Having recently finished my Master's degree, it is good to look back and reflect on all the pieces that compose this accomplishment. My educational journey began January 2015. This first semester consisted of working on prerequisite courses to begin working on the degree I was seeking - an Associates of Applied Sciences for web development and programming. Motivation for pursuing this was simply to learn how to code. Skill was quickly formed from that motivation.

Fall 2016 had me taking a Web Scripting course. The only scripting programming language I had prior experience with was PhP. This course would introduce Javascript. Web Scripting had us implementing simple things such as client-side form validation or simple canvas animations.

It was during this course that I started and finished a project that I am still proud of to this day. It was the first time I dug real deep to become intimate with a language while applying some other facet of my studies - The functions learned through the trigonometry course I was also taking. These functions provided the framework to scaffold atop to the task.

This project went beyond the expectations of a student of Web Scripting. It produced something tangible in terms representing data in a dynamic way. It involved implementing a lot of components that would in turn produce more components to build the larger framework.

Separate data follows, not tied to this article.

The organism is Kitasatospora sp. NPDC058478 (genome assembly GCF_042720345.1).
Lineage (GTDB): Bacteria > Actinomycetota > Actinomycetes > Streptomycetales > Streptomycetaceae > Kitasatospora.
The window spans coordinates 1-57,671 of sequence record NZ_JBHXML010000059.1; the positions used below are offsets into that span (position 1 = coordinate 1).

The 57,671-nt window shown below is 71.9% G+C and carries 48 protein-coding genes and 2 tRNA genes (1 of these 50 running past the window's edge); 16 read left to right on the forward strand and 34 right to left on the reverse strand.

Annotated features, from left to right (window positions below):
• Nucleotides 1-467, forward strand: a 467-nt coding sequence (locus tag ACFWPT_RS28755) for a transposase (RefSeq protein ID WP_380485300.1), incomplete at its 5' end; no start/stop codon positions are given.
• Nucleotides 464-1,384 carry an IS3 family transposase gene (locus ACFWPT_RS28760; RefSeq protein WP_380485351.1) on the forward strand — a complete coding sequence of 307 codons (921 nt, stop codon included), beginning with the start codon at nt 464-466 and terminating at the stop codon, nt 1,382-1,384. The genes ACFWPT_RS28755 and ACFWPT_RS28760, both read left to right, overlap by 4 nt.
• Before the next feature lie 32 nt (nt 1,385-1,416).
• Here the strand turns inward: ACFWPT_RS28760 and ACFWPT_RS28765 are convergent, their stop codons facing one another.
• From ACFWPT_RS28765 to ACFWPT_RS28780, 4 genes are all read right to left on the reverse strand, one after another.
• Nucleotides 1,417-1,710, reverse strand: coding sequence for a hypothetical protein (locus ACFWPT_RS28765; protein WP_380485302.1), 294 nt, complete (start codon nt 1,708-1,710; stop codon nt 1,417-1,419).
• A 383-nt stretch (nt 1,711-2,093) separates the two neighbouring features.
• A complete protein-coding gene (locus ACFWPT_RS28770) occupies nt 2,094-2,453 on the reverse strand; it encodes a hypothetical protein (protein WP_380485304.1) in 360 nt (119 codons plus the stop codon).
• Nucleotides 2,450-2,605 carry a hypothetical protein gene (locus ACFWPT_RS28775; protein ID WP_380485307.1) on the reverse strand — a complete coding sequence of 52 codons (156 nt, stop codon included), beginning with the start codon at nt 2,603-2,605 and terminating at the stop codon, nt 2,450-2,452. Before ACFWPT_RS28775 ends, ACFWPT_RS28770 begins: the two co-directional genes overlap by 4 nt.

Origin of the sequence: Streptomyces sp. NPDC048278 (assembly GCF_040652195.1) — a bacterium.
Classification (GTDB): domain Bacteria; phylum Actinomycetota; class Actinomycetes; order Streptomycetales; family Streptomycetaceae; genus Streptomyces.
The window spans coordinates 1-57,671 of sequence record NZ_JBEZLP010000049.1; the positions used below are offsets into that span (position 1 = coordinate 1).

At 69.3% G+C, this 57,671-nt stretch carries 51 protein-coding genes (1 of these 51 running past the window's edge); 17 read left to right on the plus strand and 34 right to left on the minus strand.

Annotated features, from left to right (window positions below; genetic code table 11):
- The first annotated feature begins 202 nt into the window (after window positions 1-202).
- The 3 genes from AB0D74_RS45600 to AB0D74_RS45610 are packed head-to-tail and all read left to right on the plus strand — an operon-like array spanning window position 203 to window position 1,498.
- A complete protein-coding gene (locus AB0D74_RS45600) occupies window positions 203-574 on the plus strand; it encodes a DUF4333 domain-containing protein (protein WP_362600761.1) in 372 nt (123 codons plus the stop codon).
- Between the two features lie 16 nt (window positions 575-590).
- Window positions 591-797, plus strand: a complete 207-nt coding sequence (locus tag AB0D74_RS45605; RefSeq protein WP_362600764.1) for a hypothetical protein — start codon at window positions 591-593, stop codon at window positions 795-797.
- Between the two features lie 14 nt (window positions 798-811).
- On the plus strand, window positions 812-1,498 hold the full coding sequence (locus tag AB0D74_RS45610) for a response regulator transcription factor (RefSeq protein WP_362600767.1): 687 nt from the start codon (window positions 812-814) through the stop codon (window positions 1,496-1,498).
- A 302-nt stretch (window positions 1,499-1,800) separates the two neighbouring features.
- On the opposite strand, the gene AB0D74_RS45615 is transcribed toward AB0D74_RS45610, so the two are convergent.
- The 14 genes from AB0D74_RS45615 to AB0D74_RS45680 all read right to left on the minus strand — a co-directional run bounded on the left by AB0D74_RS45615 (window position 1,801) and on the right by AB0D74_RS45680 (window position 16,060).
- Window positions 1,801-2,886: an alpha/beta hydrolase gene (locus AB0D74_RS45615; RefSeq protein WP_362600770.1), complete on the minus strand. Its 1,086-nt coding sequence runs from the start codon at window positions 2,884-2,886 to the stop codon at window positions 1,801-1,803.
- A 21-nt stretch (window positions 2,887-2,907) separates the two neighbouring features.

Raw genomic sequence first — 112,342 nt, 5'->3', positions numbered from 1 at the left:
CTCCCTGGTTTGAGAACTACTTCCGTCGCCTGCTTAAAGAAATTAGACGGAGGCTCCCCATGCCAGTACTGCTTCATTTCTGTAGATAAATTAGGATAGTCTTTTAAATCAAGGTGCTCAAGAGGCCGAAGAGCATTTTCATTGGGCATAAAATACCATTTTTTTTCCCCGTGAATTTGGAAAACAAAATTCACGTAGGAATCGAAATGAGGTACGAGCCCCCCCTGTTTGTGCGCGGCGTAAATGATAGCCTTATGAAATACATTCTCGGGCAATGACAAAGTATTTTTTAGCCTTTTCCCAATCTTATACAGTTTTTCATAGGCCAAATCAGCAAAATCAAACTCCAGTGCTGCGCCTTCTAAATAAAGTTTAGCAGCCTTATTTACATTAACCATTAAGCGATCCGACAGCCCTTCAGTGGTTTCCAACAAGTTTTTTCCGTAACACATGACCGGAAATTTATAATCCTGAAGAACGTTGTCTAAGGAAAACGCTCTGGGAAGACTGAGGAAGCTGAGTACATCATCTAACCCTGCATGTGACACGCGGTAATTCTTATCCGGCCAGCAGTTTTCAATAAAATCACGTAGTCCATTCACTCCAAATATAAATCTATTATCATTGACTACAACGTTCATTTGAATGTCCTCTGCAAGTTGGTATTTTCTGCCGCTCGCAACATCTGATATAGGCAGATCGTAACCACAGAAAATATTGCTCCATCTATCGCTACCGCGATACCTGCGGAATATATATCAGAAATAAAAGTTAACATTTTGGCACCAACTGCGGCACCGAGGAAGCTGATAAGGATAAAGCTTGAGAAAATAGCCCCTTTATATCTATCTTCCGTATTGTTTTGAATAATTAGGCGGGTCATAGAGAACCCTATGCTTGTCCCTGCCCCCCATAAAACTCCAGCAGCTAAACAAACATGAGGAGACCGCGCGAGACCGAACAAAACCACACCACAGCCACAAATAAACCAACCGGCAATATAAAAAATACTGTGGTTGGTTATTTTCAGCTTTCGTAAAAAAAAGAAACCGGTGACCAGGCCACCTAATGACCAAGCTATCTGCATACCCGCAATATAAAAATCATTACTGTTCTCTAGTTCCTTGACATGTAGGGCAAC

What is this project? It is a dynamically generated hexagonal grid which can be interacted with via mouse input. Think of the layer on the map of the user-interface for a video game like Civilization. The end result of my efforts cumulated in a Javascript file getting close to 800 lines of code - something significant for an Alan who only had one semester prior of proper programming!

A live version of the script is below. In addition to the buttons included below the visual panel, note that the grid responds to mouse input on both mouse-over and by tapping/clicking on it.

Javascript: Hexagon Grid

Grid Controls:

Concluding notes

I've learned a lot since initially making this script. This hex-grid was developed before a time I even knew what object-oriented programming was. The patterns I employed to solve the task were based on primitive approaches I only knew at the time. I have an old writing designed for an older portfolio website which describes how it works. Not understanding the prototyping nature of javascript, I tried my best to describe it as a set of function calls operating on a set of arrays; a lot of what was written here showed wider lack of understanding.

The design of the script itself shows a lack of regard for modularity. Indeed, I've done a little bit of refactoring to open options for hosting it on this page. Viewing the unedited version of the script can happen via this website's repository, specifically here at commit hash 644aa33. Note that the refactoring I've done is fairly minimal. A key reason for this is that this project warrants a fresh restart.

Through the live script, I've left in place some buttons that act as a tool to show how it works through interaction. These tools will inform the user that a brute-force application of the closest pair algorithm is in use. If I decide to re-implement this project, I'll certainly be taking advantage of the divide and conquer algorithm that I've since learned.

I may revisited this page in the future. I would like to add a section describing the logical sequence of events in terms of how it works, (just described broadly/ambiguously).